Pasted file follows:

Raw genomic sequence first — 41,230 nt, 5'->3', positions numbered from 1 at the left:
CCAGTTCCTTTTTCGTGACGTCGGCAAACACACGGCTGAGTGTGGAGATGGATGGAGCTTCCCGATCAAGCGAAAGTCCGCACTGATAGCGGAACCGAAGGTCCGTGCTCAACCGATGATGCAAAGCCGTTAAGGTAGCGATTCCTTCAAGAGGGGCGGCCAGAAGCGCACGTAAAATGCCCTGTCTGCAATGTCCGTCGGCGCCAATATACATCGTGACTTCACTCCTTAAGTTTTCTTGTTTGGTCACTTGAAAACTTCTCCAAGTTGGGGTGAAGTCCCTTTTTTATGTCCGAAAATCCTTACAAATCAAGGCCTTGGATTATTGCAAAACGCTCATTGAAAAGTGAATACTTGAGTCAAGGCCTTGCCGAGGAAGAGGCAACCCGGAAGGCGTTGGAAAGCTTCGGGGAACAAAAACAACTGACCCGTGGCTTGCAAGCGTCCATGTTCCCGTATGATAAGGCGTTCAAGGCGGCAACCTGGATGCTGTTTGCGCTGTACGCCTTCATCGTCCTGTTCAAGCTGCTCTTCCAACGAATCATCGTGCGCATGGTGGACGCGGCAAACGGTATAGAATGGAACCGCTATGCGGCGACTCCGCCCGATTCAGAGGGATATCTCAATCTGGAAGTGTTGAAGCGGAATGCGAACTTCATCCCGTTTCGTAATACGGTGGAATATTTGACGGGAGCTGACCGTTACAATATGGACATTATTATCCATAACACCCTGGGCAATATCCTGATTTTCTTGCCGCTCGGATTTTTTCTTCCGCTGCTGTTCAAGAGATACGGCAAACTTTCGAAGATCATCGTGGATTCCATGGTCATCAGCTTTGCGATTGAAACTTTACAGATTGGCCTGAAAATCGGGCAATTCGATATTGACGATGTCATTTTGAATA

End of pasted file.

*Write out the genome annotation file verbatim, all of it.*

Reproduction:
Raw genomic sequence first — 41,230 nt, 5'->3', positions numbered from 1 at the left:
CCAGTTCCTTTTTCGTGACGTCGGCAAACACACGGCTGAGTGTGGAGATGGATGGAGCTTCCCGATCAAGCGAAAGTCCGCACTGATAGCGGAACCGAAGGTCCGTGCTCAACCGATGATGCAAAGCCGTTAAGGTAGCGATTCCTTCAAGAGGGGCGGCCAGAAGCGCACGTAAAATGCCCTGTCTGCAATGTCCGTCGGCGCCAATATACATCGTGACTTCACTCCTTAAGTTTTCTTGTTTGGTCACTTGAAAACTTCTCCAAGTTGGGGTGAAGTCCCTTTTTTATGTCCGAAAATCCTTACAAATCAAGGCCTTGGATTATTGCAAAACGCTCATTGAAAAGTGAATACTTGAGTCAAGGCCTTGCCGAGGAAGAGGCAACCCGGAAGGCGTTGGAAAGCTTCGGGGAACAAAAACAACTGACCCGTGGCTTGCAAGCGTCCATGTTCCCGTATGATAAGGCGTTCAAGGCGGCAACCTGGATGCTGTTTGCGCTGTACGCCTTCATCGTCCTGTTCAAGCTGCTCTTCCAACGAATCATCGTGCGCATGGTGGACGCGGCAAACGGTATAGAATGGAACCGCTATGCGGCGACTCCGCCCGATTCAGAGGGATATCTCAATCTGGAAGTGTTGAAGCGGAATGCGAACTTCATCCCGTTTCGTAATACGGTGGAATATTTGACGGGAGCTGACCGTTACAATATGGACATTATTATCCATAACACCCTGGGCAATATCCTGATTTTCTTGCCGCTCGGATTTTTTCTTCCGCTGCTGTTCAAGAGATACGGCAAACTTTCGAAGATCATCGTGGATTCCATGGTCATCAGCTTTGCGATTGAAACTTTACAGATTGGCCTGAAAATCGGGCAATTCGATATTGACGATGTCATTTTGAATA